It’s a brave new world

After a long wait, Android Studio 3.0 has finally been released to the stable channel. This means everyone should be updating their IDE to the latest and greatest version. There are so many new features and improvements it is just a no brainer! I will go over the new features later on, but for now I will discuss the process of updating and cover the breaking changes in the new Gradle plugin.

How to update

Updating the IDE and plugin

Android Studio should have prompted you to update to 3.0, if not then go to ‘Check for updates’ in the menu to do so.

Once you launch your project in 3.0 for the first time, you will be told there is a new version of the plugin to update to. You can continue to use your project as it is, but you will miss out on many of the new features and improvements until you update. Simply, follow the prompts to have your project updated to version 3 of the Gradle plugin and to use the latest version of Gradle 4.

If for some reason you need to do this manually:

  1. Open gradle-wrapper.properties
  2. Enter the latest version of Gradle (above 4.1)
  3. Open build.gradle in the root of the project
  4. Ensure it contains the Google Maven repository and version 3 of the Gradle plugin. Note: there might be a version higher than 3.0.0 available, so use the latest one.
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buildscript {
repositories {
google()
}
dependencies {
classpath 'com.android.tools.build:gradle:3.0.0'
}}

Dependency configurations

Previously, when defining dependencies you would use compile.

compile 'com.android.support:support-compat:27.0.0'

This has now been deprecated in favour of implementation and api. In general, you can simply update all dependencies to use implementation. However, if your project is a library and it leaks one its module’s interfaces you may need to use api for that instead.

To understand the difference, please read this detailed guide.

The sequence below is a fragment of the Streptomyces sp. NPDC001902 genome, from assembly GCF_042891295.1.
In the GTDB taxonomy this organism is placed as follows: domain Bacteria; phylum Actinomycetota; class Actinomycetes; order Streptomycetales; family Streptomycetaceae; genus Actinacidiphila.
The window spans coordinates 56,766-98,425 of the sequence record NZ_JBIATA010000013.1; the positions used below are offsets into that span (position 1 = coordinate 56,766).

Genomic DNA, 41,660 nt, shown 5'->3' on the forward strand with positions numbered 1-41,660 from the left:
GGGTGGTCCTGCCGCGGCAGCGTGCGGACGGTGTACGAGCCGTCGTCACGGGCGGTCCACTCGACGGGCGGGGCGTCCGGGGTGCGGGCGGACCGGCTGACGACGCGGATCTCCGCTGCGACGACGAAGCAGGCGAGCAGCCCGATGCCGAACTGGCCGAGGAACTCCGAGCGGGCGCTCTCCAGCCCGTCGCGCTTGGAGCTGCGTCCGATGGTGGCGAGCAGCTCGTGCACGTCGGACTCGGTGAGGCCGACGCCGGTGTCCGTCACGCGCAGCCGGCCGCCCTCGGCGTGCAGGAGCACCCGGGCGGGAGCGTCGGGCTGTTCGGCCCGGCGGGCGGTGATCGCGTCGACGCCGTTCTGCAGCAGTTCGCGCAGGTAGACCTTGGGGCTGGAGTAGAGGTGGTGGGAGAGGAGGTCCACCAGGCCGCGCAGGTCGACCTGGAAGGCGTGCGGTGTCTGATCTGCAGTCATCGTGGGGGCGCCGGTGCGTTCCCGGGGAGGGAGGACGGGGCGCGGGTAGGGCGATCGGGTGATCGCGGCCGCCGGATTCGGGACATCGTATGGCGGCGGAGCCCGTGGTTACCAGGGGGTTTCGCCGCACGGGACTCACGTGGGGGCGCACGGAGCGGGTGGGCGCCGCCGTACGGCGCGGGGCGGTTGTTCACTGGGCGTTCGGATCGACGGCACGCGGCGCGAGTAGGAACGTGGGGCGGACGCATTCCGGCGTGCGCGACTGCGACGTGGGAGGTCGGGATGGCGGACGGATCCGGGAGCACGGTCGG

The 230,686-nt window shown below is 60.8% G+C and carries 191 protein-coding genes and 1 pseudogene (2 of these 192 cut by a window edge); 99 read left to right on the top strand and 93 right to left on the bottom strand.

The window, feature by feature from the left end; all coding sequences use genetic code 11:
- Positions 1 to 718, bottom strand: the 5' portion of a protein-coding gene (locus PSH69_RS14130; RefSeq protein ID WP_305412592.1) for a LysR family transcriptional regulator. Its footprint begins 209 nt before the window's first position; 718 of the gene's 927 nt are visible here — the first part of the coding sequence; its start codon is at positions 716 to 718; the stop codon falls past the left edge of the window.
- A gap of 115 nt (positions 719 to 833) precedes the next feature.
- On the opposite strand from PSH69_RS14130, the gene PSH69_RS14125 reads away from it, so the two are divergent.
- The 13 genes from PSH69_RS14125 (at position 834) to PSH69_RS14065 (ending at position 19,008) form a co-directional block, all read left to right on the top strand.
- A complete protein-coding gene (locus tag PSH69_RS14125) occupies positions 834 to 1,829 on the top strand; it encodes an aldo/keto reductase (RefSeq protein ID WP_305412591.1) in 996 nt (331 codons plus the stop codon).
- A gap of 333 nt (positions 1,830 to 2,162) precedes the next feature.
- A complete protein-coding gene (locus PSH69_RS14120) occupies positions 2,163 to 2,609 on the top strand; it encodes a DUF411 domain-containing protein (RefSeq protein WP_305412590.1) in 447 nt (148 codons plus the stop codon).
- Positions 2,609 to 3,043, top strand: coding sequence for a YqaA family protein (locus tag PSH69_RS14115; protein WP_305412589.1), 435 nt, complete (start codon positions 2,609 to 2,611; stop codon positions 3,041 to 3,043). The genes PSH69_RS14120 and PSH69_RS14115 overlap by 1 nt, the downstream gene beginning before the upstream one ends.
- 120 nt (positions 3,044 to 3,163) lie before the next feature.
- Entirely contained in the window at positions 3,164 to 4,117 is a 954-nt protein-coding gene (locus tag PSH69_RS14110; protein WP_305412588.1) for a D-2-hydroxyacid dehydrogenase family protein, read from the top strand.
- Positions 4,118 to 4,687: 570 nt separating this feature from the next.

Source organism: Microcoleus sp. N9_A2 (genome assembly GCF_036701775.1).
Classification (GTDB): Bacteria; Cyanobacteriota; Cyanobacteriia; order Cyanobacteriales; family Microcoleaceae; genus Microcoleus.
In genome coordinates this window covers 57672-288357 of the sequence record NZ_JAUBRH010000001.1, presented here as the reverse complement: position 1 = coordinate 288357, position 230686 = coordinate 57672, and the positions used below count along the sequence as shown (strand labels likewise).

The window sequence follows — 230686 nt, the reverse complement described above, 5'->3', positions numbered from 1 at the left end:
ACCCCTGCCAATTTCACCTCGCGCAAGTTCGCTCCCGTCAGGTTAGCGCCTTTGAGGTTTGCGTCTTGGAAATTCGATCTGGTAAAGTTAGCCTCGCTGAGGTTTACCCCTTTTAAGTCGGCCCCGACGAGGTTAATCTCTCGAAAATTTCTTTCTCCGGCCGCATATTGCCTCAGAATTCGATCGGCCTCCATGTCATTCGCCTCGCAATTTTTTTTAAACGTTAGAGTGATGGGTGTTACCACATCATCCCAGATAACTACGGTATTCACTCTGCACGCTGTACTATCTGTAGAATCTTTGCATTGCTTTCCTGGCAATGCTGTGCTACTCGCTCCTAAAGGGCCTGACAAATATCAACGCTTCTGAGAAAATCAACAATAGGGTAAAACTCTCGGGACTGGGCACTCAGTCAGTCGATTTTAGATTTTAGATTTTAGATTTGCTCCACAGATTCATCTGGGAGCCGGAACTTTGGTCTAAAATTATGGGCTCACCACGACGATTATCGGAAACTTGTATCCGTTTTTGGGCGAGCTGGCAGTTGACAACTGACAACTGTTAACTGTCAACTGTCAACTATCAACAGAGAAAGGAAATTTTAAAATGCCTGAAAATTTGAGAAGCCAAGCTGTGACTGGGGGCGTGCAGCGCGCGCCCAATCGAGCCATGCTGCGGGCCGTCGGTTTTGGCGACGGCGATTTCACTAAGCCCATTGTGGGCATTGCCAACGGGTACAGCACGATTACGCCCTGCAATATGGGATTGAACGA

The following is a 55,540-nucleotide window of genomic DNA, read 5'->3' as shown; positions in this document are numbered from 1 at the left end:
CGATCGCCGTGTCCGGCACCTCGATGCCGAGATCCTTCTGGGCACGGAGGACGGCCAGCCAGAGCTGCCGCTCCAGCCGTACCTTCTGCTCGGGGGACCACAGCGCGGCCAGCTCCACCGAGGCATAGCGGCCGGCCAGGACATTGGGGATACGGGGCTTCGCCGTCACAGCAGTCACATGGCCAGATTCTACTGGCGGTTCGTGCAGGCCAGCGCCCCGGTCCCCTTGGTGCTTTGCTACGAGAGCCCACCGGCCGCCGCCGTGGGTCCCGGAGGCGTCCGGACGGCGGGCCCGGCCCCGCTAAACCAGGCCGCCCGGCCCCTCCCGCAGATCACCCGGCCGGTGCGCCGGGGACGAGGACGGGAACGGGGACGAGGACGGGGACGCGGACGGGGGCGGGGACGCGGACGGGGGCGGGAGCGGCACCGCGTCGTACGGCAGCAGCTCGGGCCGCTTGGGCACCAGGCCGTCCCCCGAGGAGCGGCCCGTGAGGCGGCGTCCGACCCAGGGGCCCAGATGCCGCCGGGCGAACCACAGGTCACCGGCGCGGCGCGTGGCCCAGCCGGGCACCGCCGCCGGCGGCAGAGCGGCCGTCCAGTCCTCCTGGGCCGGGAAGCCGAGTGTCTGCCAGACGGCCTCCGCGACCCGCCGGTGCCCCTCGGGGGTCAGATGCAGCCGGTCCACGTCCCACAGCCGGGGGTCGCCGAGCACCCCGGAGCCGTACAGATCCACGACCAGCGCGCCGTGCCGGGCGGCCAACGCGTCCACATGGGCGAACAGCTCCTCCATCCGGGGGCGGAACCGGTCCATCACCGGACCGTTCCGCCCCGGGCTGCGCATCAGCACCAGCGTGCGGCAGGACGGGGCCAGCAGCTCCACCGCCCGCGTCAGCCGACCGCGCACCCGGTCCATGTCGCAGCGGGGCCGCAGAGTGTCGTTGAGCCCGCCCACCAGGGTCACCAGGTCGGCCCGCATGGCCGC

Implementation vs API dependency
_Upgrading to Android studio 3.0 territory will make building multi-module projects a lot faster, but it also means a…_jeroenmols.com

Flavour dimensions

Variants are now automatically matched, which means an app’s debug variant will automatically use a library module debug variant. The same happens for product flavours as well, such as demo and trial.

To ensure this mechanism works correctly, it is now required that all product flavours are assigned to a particular flavour dimension. If you don’t need to use different dimensions, you can simply create one and assign all the flavours to it.

flavorDimensions "default"
productFlavors {  
  prod {  
    dimension "default"  
    ...  
  }
  dev {  
    dimension "default"  
    ...  
  }  
}

If you use a build type or flavour that doesn’t exist in one of your library modules, a fallback will need to be specified. This isn’t required for debug or release as they are present in all modules automatically. The plugin will select the first fallback from the list which is found.

debug { ... }  
release { ... }  
staging {  
  matchingFallbacks = ['debug', 'release']  
  ...  
}

3rd party plugins you no longer need

If you are still using the android-apt plugin for annotation processing support, you should remove that and use the built-in annotationProcessor. The third party plugin is no longer supported.

Similarly, many people have been using retrolambda for Java 8 features support. This is no longer required and will simply be provided automatically, so you should remove the retrolambda dependency.

Variant API changes

You may find that there are Gradle API changes that remove certain functionality. One area that has some differences is the variant API, which mean you will no longer be able to manipulate variant outputs. This is due to variant-specific tasks no longer being created at configuration time.

If you are using the following Gradle syntax, you should check it is still functioning correctly.

android.applicationVariants.all { variant ->  
  ...  
}

Firebase plugin Guava issue

There is a known issue with the Firebase plugin causing a Guava dependency mismatch. It can be easily fixed by excluding Guava from the Firebase plugin.

dependencies {  
  classpath ('com.google.firebase:firebase-plugins:1.1.0') {  
    exclude group: 'com.google.guava', module: 'guava-jdk5'  
  }  
  ...  
}

Robolectric resources issue

This won’t affect everyone, however, if you are using Robolectric you may find there is a problem with missing resources. To fix this simply add the following to the build.gradle for your module.

testOptions {  
  unitTests {  
    includeAndroidResources = true  
  }  
}

Find out more

There are many other smaller changes which will affect some projects. Full details, including other known issues and how to fix them can be found on the Android developers website.